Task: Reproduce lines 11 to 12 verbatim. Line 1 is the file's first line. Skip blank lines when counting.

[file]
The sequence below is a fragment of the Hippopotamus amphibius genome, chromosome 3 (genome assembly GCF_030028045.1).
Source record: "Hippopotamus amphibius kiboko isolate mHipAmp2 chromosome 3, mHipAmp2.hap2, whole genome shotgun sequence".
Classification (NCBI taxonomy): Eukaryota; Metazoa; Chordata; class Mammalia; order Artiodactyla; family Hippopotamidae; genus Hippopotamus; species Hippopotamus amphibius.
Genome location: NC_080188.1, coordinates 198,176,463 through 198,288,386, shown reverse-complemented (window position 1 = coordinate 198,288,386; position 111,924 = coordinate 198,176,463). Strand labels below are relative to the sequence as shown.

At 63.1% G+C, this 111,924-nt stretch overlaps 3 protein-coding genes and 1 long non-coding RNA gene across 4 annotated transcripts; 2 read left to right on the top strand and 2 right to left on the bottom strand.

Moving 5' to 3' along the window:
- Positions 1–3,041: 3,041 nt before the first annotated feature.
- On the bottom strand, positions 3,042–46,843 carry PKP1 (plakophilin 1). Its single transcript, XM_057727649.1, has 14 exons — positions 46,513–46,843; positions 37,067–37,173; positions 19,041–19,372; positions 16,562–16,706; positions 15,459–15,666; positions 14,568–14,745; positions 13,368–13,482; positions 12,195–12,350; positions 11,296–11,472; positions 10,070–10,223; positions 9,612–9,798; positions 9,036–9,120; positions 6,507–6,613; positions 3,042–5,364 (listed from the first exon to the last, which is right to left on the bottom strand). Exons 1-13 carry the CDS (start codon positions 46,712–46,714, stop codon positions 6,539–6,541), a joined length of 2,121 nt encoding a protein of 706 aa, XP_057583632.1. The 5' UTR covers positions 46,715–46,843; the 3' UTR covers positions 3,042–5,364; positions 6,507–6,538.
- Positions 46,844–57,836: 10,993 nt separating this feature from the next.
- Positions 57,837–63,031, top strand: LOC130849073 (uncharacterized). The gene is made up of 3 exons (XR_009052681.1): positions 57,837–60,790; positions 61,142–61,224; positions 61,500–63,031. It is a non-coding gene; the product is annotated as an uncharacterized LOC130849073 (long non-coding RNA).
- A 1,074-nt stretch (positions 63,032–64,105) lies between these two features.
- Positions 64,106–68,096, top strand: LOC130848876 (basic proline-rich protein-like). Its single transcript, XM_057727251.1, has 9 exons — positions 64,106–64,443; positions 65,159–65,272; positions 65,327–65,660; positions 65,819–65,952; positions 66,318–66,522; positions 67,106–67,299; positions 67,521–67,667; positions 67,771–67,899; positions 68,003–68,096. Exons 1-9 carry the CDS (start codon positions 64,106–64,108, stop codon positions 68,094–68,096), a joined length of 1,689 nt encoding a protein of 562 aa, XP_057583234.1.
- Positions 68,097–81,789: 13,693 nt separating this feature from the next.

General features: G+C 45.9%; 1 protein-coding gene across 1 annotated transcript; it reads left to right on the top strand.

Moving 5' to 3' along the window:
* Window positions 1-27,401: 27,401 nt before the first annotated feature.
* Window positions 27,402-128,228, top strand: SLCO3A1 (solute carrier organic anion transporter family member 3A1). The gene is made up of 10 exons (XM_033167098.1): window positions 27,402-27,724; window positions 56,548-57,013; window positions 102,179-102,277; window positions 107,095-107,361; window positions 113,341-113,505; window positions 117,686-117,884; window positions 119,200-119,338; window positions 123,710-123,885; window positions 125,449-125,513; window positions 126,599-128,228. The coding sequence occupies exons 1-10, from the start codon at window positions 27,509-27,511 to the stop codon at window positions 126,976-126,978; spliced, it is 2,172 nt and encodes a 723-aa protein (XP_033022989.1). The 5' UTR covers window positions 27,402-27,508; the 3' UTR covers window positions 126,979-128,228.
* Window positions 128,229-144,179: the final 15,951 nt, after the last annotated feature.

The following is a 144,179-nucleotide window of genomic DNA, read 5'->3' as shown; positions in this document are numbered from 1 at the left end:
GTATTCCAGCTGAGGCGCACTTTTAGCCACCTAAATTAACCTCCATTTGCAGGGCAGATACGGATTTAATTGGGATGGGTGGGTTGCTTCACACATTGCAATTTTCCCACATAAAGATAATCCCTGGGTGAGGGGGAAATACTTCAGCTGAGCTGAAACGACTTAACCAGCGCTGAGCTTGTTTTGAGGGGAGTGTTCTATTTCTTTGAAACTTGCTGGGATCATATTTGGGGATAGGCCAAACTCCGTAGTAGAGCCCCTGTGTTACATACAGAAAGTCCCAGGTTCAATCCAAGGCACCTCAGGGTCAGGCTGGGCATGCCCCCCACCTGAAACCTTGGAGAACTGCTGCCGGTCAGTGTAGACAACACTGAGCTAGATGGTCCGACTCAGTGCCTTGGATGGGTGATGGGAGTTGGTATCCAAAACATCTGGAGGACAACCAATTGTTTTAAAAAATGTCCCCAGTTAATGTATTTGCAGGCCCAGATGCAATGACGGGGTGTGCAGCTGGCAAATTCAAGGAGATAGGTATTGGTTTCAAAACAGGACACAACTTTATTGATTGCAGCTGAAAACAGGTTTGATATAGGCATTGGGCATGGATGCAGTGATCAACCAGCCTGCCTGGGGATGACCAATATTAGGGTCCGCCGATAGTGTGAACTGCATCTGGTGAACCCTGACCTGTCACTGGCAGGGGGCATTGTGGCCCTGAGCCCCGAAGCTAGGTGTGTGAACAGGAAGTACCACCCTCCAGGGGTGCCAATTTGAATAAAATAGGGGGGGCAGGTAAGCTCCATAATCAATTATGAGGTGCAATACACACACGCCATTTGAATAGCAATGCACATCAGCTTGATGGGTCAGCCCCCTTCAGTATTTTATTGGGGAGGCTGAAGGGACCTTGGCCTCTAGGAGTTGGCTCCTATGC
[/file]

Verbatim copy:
- A 1,074-nt stretch (positions 63,032–64,105) lies between these two features.
- Positions 64,106–68,096, top strand: LOC130848876 (basic proline-rich protein-like). Its single transcript, XM_057727251.1, has 9 exons — positions 64,106–64,443; positions 65,159–65,272; positions 65,327–65,660; positions 65,819–65,952; positions 66,318–66,522; positions 67,106–67,299; positions 67,521–67,667; positions 67,771–67,899; positions 68,003–68,096. Exons 1-9 carry the CDS (start codon positions 64,106–64,108, stop codon positions 68,094–68,096), a joined length of 1,689 nt encoding a protein of 562 aa, XP_057583234.1.